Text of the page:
The Intractable Autodidact

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Moonlore: Our Verdant Satellite that Never Was

One August morning in 1835, New Yorkers awoke to the increasing heat and humidity of a typical northeast summer. Any one of them wanting to read about the events going on around them in the world before starting their day had only to buy a newspaper. On this day, The New York Sun had plastered an unusual headline across its front page:

GREAT ASTRONOMICAL DISCOVERIES
LATELY MADE
BY SIR JOHN HERSCHEL L.L.D. F.R.S. &c.

Hmmmmm “Great Astronomical Discoveries.” That would make me put aside my coffee for a few minutes. What the reader discovers for him/herself however is nothing short of astonishing — An astronomer did it!  Extraterrestrial life, finally discovered! ON THE MOON! Sir John Herschel purportedly created a telescope capable of resolving objects as small as 18 inches sitting on the surface of the moon! Even today our best telescopes can’t come close to that. But Sir John Herschel was a respected scientist of his time (as well as an experimenter in early photography). Maybe it was true.

Sir John Herschel — Did not discover Batman

Even more shocking, this life was no mere bacterium, no! The article claimed not only were herds of mammalian-looking creatures spotted roaming verdant and expansive fantasy landscapes, but large humanoid creatures, with huge bat-like wings flew together in flocks. They were even named. Vespertilio-homo or “bat man.”

It was unfortunately a hoax, but the article served its purpose of increasing sales of The New York Sun. Then, like now, there didn’t seem to be any consequences for selling fiction as “news.” Even Sir John Herschel, who was supposed to be at the heart of the discovery, had no prior knowledge of the series of articles spawned from this fabrication.

Vespertilio-homo

There seems to be no lack of moon myths throughout history. My favorites are usually based on 18th and 19th century observations. The great explorer Captain Cook even stated that “spots observed in the moon are supposed to be groves of a sort of trees” (A Voyage to the Pacific Ocean, by Capt. James Cook, F.R.S., and Capt. James King, LL.D., F.R.S. London, 1784, ii. 167.)

There are hundreds of such tales of our nearest satellite, some ancient and meant to be taken seriously, and some more recent, fantastic, but with a grain of hope and wishful thinking:

Nude on the Moon

This gem is the 1961 Doris Wishman film Nude on the Moon. Two dopes create a rocket & fly to the moon, only to discover a breathable atmosphere and DAMES! Naked ones at that! Nude on the Moon was filmed at Coral Castle, an attraction here in Miami constructed of coral rock. I can tell you, there is no where you would rather be nude less than around blocks of coral rock. It is razor sharp.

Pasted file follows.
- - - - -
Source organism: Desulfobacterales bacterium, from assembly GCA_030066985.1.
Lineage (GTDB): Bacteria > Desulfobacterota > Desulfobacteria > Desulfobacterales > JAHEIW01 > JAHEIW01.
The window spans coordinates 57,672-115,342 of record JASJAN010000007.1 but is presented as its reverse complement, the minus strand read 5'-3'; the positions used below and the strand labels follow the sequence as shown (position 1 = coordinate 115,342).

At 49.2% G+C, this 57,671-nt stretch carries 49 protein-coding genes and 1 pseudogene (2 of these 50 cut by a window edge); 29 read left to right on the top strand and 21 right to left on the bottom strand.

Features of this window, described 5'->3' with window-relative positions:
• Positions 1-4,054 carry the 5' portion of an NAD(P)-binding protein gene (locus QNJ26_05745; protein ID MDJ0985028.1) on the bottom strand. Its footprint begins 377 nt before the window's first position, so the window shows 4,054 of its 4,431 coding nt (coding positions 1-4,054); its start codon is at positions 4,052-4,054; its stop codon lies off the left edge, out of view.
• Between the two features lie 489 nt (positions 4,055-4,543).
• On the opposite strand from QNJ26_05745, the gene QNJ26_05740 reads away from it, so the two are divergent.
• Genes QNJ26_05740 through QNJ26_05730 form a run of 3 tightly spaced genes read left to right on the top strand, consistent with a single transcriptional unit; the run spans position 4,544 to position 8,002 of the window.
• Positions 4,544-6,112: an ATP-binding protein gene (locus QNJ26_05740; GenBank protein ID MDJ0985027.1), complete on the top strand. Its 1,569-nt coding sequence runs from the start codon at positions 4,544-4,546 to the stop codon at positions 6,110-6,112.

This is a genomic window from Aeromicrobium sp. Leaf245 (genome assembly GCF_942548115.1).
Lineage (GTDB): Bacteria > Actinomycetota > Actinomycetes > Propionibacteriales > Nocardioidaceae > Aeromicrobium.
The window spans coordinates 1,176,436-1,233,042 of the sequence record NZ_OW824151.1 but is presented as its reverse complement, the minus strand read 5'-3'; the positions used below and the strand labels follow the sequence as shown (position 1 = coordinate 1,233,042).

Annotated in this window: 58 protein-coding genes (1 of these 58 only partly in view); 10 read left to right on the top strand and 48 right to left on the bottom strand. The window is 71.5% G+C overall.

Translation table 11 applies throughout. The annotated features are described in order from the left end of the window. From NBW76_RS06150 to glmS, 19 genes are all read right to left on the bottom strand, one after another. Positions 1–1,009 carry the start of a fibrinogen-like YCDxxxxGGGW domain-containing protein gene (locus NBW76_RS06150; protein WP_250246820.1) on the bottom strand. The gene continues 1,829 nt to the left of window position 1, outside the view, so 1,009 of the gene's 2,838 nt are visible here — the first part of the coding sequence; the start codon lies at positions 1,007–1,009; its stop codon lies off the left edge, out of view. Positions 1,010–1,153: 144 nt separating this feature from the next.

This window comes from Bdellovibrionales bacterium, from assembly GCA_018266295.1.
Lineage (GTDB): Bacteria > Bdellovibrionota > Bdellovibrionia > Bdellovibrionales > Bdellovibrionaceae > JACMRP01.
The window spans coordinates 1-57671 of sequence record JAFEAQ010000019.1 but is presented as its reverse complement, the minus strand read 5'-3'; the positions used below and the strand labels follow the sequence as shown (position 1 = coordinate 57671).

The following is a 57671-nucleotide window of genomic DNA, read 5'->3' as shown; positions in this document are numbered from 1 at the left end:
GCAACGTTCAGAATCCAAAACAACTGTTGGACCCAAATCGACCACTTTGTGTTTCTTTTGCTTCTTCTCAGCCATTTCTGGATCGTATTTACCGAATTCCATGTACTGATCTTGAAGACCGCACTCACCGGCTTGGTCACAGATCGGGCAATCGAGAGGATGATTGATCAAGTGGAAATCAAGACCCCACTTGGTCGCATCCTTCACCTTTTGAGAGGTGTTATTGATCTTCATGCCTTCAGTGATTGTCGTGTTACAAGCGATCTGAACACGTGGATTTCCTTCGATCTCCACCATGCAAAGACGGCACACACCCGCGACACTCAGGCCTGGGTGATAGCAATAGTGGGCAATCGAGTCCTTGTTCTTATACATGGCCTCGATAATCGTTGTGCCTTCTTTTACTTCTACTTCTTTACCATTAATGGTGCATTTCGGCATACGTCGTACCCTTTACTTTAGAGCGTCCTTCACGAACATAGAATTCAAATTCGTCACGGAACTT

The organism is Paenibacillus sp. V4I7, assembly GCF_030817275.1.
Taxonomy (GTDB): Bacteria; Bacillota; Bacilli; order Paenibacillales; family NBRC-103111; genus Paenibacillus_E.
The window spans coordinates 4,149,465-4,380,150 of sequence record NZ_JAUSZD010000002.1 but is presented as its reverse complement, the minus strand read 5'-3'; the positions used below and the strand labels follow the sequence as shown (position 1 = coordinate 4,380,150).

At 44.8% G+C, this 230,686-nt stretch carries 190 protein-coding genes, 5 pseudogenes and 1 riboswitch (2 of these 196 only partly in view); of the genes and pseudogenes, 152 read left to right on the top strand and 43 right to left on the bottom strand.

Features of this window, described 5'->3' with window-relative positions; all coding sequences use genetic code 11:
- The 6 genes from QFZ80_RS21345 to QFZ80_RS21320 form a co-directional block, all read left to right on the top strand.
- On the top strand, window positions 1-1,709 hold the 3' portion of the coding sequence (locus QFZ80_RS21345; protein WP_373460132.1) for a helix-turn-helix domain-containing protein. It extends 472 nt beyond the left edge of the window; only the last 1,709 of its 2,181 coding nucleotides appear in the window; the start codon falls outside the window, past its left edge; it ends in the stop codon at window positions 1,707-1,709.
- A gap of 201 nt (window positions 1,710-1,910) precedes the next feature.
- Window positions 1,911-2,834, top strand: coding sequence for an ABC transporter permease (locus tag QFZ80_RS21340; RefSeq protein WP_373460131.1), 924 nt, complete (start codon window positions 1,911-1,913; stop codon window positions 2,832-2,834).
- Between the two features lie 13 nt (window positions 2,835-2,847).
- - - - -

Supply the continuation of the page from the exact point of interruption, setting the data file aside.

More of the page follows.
This lunar fascination appeared again in the recent “super moon,” a full moon at its perigee. I took pics of the super moon. I then started thinking, what if the moon were massive enough to hold on to an atmosphere, and it was able to nurture life, like Earth? What if the craters were filled with oceans, and the higher elevations cold and icy?

Super Moon of May 5, 2012. Shot in Miami, Florida at 7:21pm.

I decided to color in the moon to see what it would look like if it weren’t cold, barren, dry, and lifeless. So based on NASA shots of Earth from space, I gave the moon the verdant greens, blues, yellows, and browns of our beautiful and fecund planet, bursting with life.

What if the Moon had an atmosphere?

Next time you look up at the moon, imagine what might have been, what possibly could have been, had the Moon’s mass been a little greater, or its orbit slightly different.

A fertile Moon rises

4 comments on “Moonlore: Our Verdant Satellite that Never Was

  1. Fork in My Eye
    May 17, 2012

    That’s just awesome! Enjoyed the moon lore too. What a fun post.

  2. sonjarosas
    May 19, 2012

    What a unique and awesome post, kentiki! It reads like an engaging primer on ‘historical and contemporary moonlore’. It could be part of a class or something. This is really great–plus I love how you reimagined our moon as a satellite with an atmosphere. Really cool.

    • kentiki
      May 19, 2012

      Thank you!!! That would be a crazy class, something I would take for sure. I actually took a class in college on the writing systems of the world. I was one of only four students! The weirder, the better!

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